6. This love finds its deepest
expression in common prayer. When Christians pray together, they come to
realize that what unites them is much greater than what divides them. Our longing for unity receives its inspiration from the prayer of Christ “that all may
be one” (Jn 17:21). Let us deepen our shared roots in the one apostolic faith
by praying together and by seeking common translations of the Lord’s Prayer and a common date for the celebration of Easter.

7. As we journey toward the
blessed day when we will at last gather at the same eucharistic table, we can
cooperate in many areas and demonstrate in a tangible way the great richness which already unites us. We can bear witness together to fundamental values such as the sanctity and dignity of human life, the sacredness of marriage and, and respect for all of creation, entrusted to us by God. In the face of.many contemporary challenges such as secularization and the globalization of indifference, we are called to offer a shared response based on the values of.the Gospel and the treasures of our respective traditions. In this regard, we are encouraged to engage in a deeper study of the Oriental and Latin fathers, and to promote a fruitful exchange in pastoral life, especially in catechesis, and in mutual spiritual enrichment between monastic and religious communities.

8. Our shared Christian witness is
a grace-filled sign of reconciliation and hope for Egyptian society and its
institutions, a seed planted to bear fruit in justice and peace. Since we
believe that all human beings are created in the image of God, we strive for
serenity and concord through a peaceful co-existence of Christians and Muslims,
thus bearing witness to God’s desire for the unity and harmony of the entire
human family and the equal dignity of each human being. We share a concern for the welfare and the future of Egypt. All members of society have the right and duty to participate fully in the life of the nation, enjoying full and equal
citizenship and collaborating to build up their country. Religious freedom,
including freedom of conscience, rooted in the dignity of the person, is the
cornerstone of all other freedoms. It is a sacred and inalienable right.

9. Let us intensify our unceasing
prayer for all Christians in Egypt and throughout the whole world, and the Middle East. The tragic experiences and the blood shed by our faithful.who were persecuted and killed for the sole reason of being Christian, all the more that the ecumenism of martyrdom unites us and encourages us.along the way to peace and reconciliation. For, as St. Paul writes: “If one member suffers, all suffer together” (1Cor 12:26).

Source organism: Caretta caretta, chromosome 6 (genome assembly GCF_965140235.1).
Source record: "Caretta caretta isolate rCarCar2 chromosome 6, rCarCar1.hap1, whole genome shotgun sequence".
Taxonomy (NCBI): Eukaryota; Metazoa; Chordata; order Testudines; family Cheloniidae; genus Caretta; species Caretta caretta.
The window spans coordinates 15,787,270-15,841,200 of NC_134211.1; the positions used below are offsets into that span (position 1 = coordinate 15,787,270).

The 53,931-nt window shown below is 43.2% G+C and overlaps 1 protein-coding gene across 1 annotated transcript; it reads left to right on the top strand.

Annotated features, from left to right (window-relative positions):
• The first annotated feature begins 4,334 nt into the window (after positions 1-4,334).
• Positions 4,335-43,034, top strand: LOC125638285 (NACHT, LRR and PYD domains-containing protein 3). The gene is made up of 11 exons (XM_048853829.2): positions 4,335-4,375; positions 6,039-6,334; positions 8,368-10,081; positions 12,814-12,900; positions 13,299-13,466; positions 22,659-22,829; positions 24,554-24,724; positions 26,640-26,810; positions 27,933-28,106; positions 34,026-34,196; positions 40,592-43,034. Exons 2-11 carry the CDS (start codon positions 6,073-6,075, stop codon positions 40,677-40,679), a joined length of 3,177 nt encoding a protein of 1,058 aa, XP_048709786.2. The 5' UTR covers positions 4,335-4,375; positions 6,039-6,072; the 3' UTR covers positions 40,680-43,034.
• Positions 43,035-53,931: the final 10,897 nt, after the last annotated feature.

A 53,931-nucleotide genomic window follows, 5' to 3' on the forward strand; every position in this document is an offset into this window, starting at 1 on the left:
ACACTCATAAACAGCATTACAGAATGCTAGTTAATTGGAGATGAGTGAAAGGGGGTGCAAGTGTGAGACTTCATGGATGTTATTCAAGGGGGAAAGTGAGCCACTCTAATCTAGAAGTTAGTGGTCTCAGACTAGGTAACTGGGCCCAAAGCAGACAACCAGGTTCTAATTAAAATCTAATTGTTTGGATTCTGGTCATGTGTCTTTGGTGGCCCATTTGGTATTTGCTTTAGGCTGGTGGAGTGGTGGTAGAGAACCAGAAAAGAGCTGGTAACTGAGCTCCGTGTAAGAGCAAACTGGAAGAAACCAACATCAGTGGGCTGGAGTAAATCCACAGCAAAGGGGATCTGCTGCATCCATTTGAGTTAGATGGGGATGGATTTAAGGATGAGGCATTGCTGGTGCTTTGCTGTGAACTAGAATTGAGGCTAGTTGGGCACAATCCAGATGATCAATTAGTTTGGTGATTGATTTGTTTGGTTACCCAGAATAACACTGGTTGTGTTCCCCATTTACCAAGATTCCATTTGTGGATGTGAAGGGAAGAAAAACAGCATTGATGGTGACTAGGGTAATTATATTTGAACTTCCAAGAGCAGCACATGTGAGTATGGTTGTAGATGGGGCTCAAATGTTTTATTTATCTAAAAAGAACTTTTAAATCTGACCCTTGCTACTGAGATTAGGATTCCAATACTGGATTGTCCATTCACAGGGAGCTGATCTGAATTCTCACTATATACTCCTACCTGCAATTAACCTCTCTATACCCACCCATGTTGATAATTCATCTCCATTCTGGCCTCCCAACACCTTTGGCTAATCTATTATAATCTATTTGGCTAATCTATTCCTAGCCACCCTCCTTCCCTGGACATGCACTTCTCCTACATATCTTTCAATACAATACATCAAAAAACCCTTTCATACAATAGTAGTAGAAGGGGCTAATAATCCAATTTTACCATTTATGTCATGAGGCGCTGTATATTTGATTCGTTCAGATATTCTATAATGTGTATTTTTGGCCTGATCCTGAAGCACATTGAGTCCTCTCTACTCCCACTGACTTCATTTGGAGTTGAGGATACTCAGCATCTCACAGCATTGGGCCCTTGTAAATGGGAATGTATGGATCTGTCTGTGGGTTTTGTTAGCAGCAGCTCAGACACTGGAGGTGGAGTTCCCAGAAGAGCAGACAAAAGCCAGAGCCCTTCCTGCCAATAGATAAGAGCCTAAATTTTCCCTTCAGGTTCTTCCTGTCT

10. The mystery of Jesus who died
and rose out of love lies at the heart of our journey toward full unity. Once
again, the martyrs are our guides. In the early church the blood of the martyrs
was the seed of new Christians. So, too, in our own day, may the blood of so
many martyrs be the seed of unity among all Christ’s disciples, a sign and
instrument of communion and peace for the world.

11. In obedience to the work of
the Holy Spirit, who sanctifies the church, keeps her throughout the ages, and.leads her to full unity — that unity for which Jesus Christ prayed: Today we,
Pope Francis and Pope Tawadros II, in order to please the heart of the Lord Jesus, as well as that of our sons and daughters in the faith, mutually declare that.we, with one mind and heart, will seek sincerely not to repeat the baptism that.has been administered in either of our churches for any person who wishes to.join the other. This we confess in obedience to the holy Scriptures and the
faith of the three ecumenical councils assembled in Nicaea, Constantinople and
Ephesus. We ask God our Father to guide us, in the times and by the means that
the Holy Spirit will choose, to full unity in the mystical Body of Christ.

12. Let us, then, be guided by the
teachings and the example of the apostle Paul, who writes: “(Make) every
effort to keep the unity of the Spirit in the bond of peace. There is one body and
one Spirit, just as you, too, were called to the one hope of your calling, one
Lord, one faith, one baptism, one God and Father of all, who is over all and
through all and in all” (Eph 4:3-6).

Cairo, April 28, 2017